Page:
It sometimes seems that me that, by focusing on the end of a book as its single greatest source of pleasure, we lose sight of other, equally satisfying aspects of reading. If a book is good, it’ll still be good, even if you go in knowing where it ends up.

Your Reading Life Good for Book Clubs

The Best Books Written with Accents

Would we feel the same way about Oliver Twist if he spoke the King’s English? Or Scout without the southern drawl?

Just as an actor feels he can get into the role with the right pair of shoes or hat, we too get a deeper understand of our literary characters – where they’re from, what they do, even the essence of who they are – by the way they speak.

Take this great example from Thomas Wolfe’s short story “Only the Dead Know Brooklyn.” It evokes the rat-a-tat-tat of a Cagney-era New York but starts more like Waiting for Godot, with characters debating the best way to get to “Bensonhoist”: “So den, dis big guy steps up to a little guy dat’s standin’ deh, an’ says, ‘How d’yuh get t’ Eighteent’ Avenoo an’ Sixty-sevent’ Street?’” he says.

Your Reading Life Good for Book Clubs

Pets Who Want to Get In on the Reading Fun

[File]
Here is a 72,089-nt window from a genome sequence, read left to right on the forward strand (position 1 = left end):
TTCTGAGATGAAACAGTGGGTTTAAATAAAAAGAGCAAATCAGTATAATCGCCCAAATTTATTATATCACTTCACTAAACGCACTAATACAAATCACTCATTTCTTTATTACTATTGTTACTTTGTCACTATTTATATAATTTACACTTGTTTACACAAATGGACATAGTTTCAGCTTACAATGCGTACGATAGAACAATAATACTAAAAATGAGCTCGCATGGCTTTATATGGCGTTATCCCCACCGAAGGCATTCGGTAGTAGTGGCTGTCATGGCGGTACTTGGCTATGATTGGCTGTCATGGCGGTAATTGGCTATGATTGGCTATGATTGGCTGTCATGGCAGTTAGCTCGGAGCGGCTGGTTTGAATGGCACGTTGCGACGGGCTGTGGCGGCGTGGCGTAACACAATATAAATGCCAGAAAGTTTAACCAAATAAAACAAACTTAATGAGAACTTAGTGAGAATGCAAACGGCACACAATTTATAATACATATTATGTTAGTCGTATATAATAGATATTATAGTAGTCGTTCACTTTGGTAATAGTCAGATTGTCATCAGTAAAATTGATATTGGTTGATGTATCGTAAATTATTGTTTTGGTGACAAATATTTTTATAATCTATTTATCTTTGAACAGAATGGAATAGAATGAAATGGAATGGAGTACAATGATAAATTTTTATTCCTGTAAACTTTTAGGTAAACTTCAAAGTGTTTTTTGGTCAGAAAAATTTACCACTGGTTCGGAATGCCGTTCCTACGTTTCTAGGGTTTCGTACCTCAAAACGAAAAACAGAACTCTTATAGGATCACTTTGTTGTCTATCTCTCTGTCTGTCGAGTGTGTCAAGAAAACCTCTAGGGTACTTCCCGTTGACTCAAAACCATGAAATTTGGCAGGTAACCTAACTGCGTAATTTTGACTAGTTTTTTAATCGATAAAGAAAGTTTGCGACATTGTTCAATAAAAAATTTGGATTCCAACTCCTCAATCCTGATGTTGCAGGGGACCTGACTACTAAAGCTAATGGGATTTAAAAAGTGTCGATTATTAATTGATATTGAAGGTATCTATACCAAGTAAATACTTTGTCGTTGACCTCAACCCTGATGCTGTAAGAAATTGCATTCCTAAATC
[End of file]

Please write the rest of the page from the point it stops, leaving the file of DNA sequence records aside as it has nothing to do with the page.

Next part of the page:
Our cats and dogs really want to get in on the reading action. Can we blame them? Enjoy the cuteness!

We loved this post about pets interrupting reading from The Dodo so much that we had to create our own version – except this time with our own pets!

RIFers! Add a photo of your own pet to the comments and we’ll include them in our list.

“If having a soul means being able to feel love and loyalty and gratitude, then animals are better of than a lot of humans.” ~James Herriot

Your Reading Life Good for Book Clubs

10 Beautiful First Lines that Capture the Essence of the Whole Book

A good first line can be beautiful, provocative, strange. The best ones capture our attention.

But in addition, first sentences often serve an alternate, less obvious function: they act as a microcosm of the book itself.

Here we look at examples in which the whole of a novel is summed up in its first few words. From contemporary novels: “Once upon a time, there was a woman who discovered she had turned into the wrong person” (Back When We Were Grownups, Anne Tyler), to classics: “No one who had ever seen Catherine Morland in her infancy, would have supposed her born to be a heroine” (Northanger Abbey, Jane Austen), we’ve collected some of the best first lines that hint at the entirety the book in just one sentence.

Your Reading Life Good for Book Clubs

Celebrate National Poetry Month with Haiku about Reading

It’s National Poetry Month, everybody! Let’s celebrate with haiku about reading.

Here’s how to write haiku: begin with a poignant moment. Include a reference to nature. Create a shift. A traditional Japanese haiku is a three-line poem with seventeen syllables, written in a 5/7/5 syllable count. Often focusing on images from nature, haiku emphasizes simplicity, intensity, and directness of expression. Here’s one about reading – share your own!

Letters on the page
Worlds created in my mind
I live many lives.